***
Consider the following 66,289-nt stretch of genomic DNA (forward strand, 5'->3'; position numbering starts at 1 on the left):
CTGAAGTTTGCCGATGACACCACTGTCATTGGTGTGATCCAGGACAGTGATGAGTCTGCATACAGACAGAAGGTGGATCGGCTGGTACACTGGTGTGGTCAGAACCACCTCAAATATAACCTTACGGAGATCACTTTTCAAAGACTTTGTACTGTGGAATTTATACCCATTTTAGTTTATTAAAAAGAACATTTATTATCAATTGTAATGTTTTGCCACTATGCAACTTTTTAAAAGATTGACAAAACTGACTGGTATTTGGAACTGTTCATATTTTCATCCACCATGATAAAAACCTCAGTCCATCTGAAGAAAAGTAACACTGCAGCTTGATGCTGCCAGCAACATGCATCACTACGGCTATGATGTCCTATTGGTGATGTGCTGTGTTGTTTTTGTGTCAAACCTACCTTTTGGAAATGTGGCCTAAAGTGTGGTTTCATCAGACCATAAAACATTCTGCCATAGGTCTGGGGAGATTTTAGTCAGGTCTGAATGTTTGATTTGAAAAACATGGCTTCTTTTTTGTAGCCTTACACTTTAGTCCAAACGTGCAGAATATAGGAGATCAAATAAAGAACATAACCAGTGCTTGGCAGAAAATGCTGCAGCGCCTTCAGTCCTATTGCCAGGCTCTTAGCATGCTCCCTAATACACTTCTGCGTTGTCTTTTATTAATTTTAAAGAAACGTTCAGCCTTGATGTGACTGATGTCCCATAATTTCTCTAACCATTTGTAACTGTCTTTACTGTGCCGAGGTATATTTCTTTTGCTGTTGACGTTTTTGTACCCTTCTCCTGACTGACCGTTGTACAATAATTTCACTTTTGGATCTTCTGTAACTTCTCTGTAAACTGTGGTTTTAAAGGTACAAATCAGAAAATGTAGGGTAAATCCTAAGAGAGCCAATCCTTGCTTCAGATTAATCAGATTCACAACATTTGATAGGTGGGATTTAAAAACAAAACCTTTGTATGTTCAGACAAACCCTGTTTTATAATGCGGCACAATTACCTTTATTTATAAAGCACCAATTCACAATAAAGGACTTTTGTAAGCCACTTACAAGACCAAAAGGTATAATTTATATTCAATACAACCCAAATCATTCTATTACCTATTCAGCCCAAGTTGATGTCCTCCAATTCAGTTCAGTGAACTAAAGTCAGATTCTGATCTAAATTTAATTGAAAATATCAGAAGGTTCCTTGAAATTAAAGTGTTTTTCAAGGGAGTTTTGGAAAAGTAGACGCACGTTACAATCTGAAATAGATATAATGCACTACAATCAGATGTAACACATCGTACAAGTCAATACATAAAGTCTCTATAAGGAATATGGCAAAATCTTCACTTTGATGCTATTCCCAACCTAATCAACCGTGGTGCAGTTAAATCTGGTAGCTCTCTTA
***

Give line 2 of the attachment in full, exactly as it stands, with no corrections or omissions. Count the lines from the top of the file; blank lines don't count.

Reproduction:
CTGAAGTTTGCCGATGACACCACTGTCATTGGTGTGATCCAGGACAGTGATGAGTCTGCATACAGACAGAAGGTGGATCGGCTGGTACACTGGTGTGGTCAGAACCACCTCAAATATAACCTTACGGAGATCACTTTTCAAAGACTTTGTACTGTGGAATTTATACCCATTTTAGTTTATTAAAAAGAACATTTATTATCAATTGTAATGTTTTGCCACTATGCAACTTTTTAAAAGATTGACAAAACTGACTGGTATTTGGAACTGTTCATATTTTCATCCACCATGATAAAAACCTCAGTCCATCTGAAGAAAAGTAACACTGCAGCTTGATGCTGCCAGCAACATGCATCACTACGGCTATGATGTCCTATTGGTGATGTGCTGTGTTGTTTTTGTGTCAAACCTACCTTTTGGAAATGTGGCCTAAAGTGTGGTTTCATCAGACCATAAAACATTCTGCCATAGGTCTGGGGAGATTTTAGTCAGGTCTGAATGTTTGATTTGAAAAACATGGCTTCTTTTTTGTAGCCTTACACTTTAGTCCAAACGTGCAGAATATAGGAGATCAAATAAAGAACATAACCAGTGCTTGGCAGAAAATGCTGCAGCGCCTTCAGTCCTATTGCCAGGCTCTTAGCATGCTCCCTAATACACTTCTGCGTTGTCTTTTATTAATTTTAAAGAAACGTTCAGCCTTGATGTGACTGATGTCCCATAATTTCTCTAACCATTTGTAACTGTCTTTACTGTGCCGAGGTATATTTCTTTTGCTGTTGACGTTTTTGTACCCTTCTCCTGACTGACCGTTGTACAATAATTTCACTTTTGGATCTTCTGTAACTTCTCTGTAAACTGTGGTTTTAAAGGTACAAATCAGAAAATGTAGGGTAAATCCTAAGAGAGCCAATCCTTGCTTCAGATTAATCAGATTCACAACATTTGATAGGTGGGATTTAAAAACAAAACCTTTGTATGTTCAGACAAACCCTGTTTTATAATGCGGCACAATTACCTTTATTTATAAAGCACCAATTCACAATAAAGGACTTTTGTAAGCCACTTACAAGACCAAAAGGTATAATTTATATTCAATACAACCCAAATCATTCTATTACCTATTCAGCCCAAGTTGATGTCCTCCAATTCAGTTCAGTGAACTAAAGTCAGATTCTGATCTAAATTTAATTGAAAATATCAGAAGGTTCCTTGAAATTAAAGTGTTTTTCAAGGGAGTTTTGGAAAAGTAGACGCACGTTACAATCTGAAATAGATATAATGCACTACAATCAGATGTAACACATCGTACAAGTCAATACATAAAGTCTCTATAAGGAATATGGCAAAATCTTCACTTTGATGCTATTCCCAACCTAATCAACCGTGGTGCAGTTAAATCTGGTAGCTCTCTTA